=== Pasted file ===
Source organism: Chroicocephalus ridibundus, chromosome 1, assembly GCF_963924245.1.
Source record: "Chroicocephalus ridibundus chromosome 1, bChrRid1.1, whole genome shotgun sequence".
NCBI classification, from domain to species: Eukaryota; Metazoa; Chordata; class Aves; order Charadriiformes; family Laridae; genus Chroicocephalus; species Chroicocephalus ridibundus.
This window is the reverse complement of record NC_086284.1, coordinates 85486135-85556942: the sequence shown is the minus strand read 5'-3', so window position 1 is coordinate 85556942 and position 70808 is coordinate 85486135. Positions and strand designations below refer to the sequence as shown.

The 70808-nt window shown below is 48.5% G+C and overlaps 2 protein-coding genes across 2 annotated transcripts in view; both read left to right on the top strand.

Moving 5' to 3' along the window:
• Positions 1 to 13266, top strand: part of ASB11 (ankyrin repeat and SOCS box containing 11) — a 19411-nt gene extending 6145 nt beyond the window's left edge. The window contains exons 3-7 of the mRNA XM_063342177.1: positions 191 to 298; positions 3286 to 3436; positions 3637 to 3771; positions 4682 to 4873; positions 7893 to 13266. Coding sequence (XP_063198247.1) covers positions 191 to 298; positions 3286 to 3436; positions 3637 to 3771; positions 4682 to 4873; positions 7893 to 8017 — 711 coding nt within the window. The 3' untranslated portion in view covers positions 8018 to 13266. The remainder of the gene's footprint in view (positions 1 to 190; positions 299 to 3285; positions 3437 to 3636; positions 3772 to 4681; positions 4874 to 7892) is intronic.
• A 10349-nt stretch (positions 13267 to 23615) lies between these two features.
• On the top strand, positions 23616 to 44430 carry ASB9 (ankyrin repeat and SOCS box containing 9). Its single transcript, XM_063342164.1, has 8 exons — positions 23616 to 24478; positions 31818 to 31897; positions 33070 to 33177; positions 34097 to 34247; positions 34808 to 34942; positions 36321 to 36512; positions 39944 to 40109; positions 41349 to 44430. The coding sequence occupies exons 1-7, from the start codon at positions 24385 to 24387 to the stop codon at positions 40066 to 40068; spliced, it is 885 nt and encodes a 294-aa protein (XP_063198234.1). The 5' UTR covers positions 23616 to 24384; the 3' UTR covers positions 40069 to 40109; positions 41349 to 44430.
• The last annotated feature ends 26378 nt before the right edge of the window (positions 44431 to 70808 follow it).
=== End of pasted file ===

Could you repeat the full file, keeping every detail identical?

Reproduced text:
Source organism: Chroicocephalus ridibundus, chromosome 1, assembly GCF_963924245.1.
Source record: "Chroicocephalus ridibundus chromosome 1, bChrRid1.1, whole genome shotgun sequence".
NCBI classification, from domain to species: Eukaryota; Metazoa; Chordata; class Aves; order Charadriiformes; family Laridae; genus Chroicocephalus; species Chroicocephalus ridibundus.
This window is the reverse complement of record NC_086284.1, coordinates 85486135-85556942: the sequence shown is the minus strand read 5'-3', so window position 1 is coordinate 85556942 and position 70808 is coordinate 85486135. Positions and strand designations below refer to the sequence as shown.

The 70808-nt window shown below is 48.5% G+C and overlaps 2 protein-coding genes across 2 annotated transcripts in view; both read left to right on the top strand.

Moving 5' to 3' along the window:
• Positions 1 to 13266, top strand: part of ASB11 (ankyrin repeat and SOCS box containing 11) — a 19411-nt gene extending 6145 nt beyond the window's left edge. The window contains exons 3-7 of the mRNA XM_063342177.1: positions 191 to 298; positions 3286 to 3436; positions 3637 to 3771; positions 4682 to 4873; positions 7893 to 13266. Coding sequence (XP_063198247.1) covers positions 191 to 298; positions 3286 to 3436; positions 3637 to 3771; positions 4682 to 4873; positions 7893 to 8017 — 711 coding nt within the window. The 3' untranslated portion in view covers positions 8018 to 13266. The remainder of the gene's footprint in view (positions 1 to 190; positions 299 to 3285; positions 3437 to 3636; positions 3772 to 4681; positions 4874 to 7892) is intronic.
• A 10349-nt stretch (positions 13267 to 23615) lies between these two features.
• On the top strand, positions 23616 to 44430 carry ASB9 (ankyrin repeat and SOCS box containing 9). Its single transcript, XM_063342164.1, has 8 exons — positions 23616 to 24478; positions 31818 to 31897; positions 33070 to 33177; positions 34097 to 34247; positions 34808 to 34942; positions 36321 to 36512; positions 39944 to 40109; positions 41349 to 44430. The coding sequence occupies exons 1-7, from the start codon at positions 24385 to 24387 to the stop codon at positions 40066 to 40068; spliced, it is 885 nt and encodes a 294-aa protein (XP_063198234.1). The 5' UTR covers positions 23616 to 24384; the 3' UTR covers positions 40069 to 40109; positions 41349 to 44430.
• The last annotated feature ends 26378 nt before the right edge of the window (positions 44431 to 70808 follow it).